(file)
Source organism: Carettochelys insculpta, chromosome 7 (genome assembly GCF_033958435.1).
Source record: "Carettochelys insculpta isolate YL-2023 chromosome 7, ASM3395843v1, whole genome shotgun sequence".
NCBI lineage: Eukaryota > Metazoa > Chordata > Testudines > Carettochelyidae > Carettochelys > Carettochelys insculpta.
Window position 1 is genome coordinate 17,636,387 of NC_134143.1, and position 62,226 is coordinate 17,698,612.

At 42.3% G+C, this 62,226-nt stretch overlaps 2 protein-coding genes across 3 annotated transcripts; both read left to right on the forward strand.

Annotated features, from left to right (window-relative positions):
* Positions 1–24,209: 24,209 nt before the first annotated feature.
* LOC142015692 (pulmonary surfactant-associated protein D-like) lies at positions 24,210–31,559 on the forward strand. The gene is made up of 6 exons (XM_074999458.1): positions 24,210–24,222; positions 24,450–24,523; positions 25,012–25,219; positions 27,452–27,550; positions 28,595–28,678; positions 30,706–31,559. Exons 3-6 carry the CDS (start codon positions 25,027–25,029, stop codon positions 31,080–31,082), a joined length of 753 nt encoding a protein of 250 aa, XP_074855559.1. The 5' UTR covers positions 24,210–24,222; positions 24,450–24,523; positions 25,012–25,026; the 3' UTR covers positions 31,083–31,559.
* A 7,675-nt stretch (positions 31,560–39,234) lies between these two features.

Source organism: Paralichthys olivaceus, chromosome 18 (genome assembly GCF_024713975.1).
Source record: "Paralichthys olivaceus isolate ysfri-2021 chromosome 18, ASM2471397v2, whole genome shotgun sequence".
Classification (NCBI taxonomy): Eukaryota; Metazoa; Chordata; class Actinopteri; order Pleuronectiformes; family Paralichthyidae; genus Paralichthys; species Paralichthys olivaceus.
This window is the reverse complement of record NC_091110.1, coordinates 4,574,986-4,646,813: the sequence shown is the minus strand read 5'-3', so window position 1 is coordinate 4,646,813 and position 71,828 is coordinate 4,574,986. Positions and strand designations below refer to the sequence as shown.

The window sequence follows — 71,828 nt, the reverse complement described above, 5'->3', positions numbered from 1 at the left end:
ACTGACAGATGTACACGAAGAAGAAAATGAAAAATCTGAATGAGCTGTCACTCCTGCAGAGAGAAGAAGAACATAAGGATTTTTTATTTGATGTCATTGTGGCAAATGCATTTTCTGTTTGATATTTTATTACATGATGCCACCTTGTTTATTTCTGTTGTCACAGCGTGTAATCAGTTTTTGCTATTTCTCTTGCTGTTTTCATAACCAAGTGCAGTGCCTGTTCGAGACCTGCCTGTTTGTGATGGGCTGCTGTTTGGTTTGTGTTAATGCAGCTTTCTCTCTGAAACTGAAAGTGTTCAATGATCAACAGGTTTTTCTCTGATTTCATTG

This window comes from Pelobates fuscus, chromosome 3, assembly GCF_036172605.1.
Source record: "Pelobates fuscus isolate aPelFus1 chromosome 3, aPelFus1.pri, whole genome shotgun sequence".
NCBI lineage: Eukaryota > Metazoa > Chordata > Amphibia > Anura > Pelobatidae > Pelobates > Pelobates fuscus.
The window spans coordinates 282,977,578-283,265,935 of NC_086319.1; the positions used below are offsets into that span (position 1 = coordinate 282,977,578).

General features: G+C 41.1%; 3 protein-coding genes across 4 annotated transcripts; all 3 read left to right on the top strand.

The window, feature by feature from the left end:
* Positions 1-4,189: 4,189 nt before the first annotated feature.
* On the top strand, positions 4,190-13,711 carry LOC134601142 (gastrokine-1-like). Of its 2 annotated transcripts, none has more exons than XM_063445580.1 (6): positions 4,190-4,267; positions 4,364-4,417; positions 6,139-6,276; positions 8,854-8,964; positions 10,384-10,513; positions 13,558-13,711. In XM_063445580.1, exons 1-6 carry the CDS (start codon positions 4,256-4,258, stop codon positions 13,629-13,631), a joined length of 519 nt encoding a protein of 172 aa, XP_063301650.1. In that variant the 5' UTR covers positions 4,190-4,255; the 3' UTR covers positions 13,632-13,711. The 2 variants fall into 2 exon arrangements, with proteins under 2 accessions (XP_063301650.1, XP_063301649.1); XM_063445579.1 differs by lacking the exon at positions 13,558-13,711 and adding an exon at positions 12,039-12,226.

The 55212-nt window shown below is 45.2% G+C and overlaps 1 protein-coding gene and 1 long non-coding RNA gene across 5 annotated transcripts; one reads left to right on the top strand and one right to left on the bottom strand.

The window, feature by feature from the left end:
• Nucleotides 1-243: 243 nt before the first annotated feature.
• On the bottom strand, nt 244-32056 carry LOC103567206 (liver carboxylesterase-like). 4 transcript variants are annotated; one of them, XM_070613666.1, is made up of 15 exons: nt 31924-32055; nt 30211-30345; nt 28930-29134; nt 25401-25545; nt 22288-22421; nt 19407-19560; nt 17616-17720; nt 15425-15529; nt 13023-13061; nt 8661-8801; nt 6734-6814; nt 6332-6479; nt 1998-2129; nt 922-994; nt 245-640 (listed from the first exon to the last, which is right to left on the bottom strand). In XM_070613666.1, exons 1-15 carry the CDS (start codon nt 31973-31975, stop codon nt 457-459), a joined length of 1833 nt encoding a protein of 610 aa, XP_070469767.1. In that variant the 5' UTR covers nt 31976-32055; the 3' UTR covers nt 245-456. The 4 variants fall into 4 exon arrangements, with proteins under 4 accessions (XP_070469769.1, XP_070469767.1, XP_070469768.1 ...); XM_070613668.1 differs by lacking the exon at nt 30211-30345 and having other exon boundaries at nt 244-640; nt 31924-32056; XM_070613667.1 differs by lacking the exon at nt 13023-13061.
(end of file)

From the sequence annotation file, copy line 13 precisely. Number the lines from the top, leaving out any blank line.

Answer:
This window is the reverse complement of record NC_091110.1, coordinates 4,574,986-4,646,813: the sequence shown is the minus strand read 5'-3', so window position 1 is coordinate 4,646,813 and position 71,828 is coordinate 4,574,986. Positions and strand designations below refer to the sequence as shown.